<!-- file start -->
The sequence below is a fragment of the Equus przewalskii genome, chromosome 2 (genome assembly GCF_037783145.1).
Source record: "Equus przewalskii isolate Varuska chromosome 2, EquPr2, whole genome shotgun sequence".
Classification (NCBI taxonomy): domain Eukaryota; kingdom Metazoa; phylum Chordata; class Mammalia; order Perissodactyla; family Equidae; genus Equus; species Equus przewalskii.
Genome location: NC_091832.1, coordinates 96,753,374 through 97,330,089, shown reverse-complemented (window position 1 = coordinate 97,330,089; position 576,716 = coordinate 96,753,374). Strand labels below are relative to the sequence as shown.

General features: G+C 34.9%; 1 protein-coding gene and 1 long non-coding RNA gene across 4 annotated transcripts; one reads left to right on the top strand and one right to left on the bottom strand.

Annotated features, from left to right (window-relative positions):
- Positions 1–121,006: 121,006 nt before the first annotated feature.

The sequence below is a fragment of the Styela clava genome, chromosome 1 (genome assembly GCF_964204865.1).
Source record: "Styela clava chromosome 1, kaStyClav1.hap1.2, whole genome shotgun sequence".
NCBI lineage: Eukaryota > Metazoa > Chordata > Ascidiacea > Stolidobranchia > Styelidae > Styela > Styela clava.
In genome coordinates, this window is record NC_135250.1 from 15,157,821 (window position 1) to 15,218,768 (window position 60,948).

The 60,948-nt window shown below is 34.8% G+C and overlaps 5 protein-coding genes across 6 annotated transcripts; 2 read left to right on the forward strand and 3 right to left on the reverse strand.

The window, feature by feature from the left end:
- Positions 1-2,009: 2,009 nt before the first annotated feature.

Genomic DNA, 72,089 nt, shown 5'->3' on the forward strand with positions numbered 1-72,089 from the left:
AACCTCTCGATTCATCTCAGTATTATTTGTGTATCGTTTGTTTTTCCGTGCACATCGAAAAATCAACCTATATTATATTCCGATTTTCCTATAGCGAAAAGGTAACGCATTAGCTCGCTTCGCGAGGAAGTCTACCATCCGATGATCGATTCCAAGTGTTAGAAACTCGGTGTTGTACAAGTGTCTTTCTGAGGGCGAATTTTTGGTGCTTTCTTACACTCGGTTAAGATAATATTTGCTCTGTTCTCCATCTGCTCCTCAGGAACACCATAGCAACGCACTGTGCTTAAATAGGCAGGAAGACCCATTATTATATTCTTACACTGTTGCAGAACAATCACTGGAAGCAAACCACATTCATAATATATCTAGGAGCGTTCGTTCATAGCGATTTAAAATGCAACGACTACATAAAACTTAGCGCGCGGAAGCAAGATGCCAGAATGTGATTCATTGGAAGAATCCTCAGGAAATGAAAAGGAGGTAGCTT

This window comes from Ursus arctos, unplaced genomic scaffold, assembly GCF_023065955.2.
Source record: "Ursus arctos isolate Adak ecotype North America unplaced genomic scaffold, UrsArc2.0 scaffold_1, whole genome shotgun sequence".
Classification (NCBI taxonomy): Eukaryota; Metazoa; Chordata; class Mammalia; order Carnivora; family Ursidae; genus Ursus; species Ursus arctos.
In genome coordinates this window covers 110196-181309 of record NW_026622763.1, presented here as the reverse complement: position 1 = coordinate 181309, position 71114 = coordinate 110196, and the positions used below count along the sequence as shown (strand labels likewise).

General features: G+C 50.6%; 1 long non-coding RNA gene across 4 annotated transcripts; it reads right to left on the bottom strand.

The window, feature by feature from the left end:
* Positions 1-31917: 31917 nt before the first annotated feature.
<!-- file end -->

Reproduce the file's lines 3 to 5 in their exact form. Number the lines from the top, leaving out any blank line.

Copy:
Classification (NCBI taxonomy): domain Eukaryota; kingdom Metazoa; phylum Chordata; class Mammalia; order Perissodactyla; family Equidae; genus Equus; species Equus przewalskii.
Genome location: NC_091832.1, coordinates 96,753,374 through 97,330,089, shown reverse-complemented (window position 1 = coordinate 97,330,089; position 576,716 = coordinate 96,753,374). Strand labels below are relative to the sequence as shown.

General features: G+C 34.9%; 1 protein-coding gene and 1 long non-coding RNA gene across 4 annotated transcripts; one reads left to right on the top strand and one right to left on the bottom strand.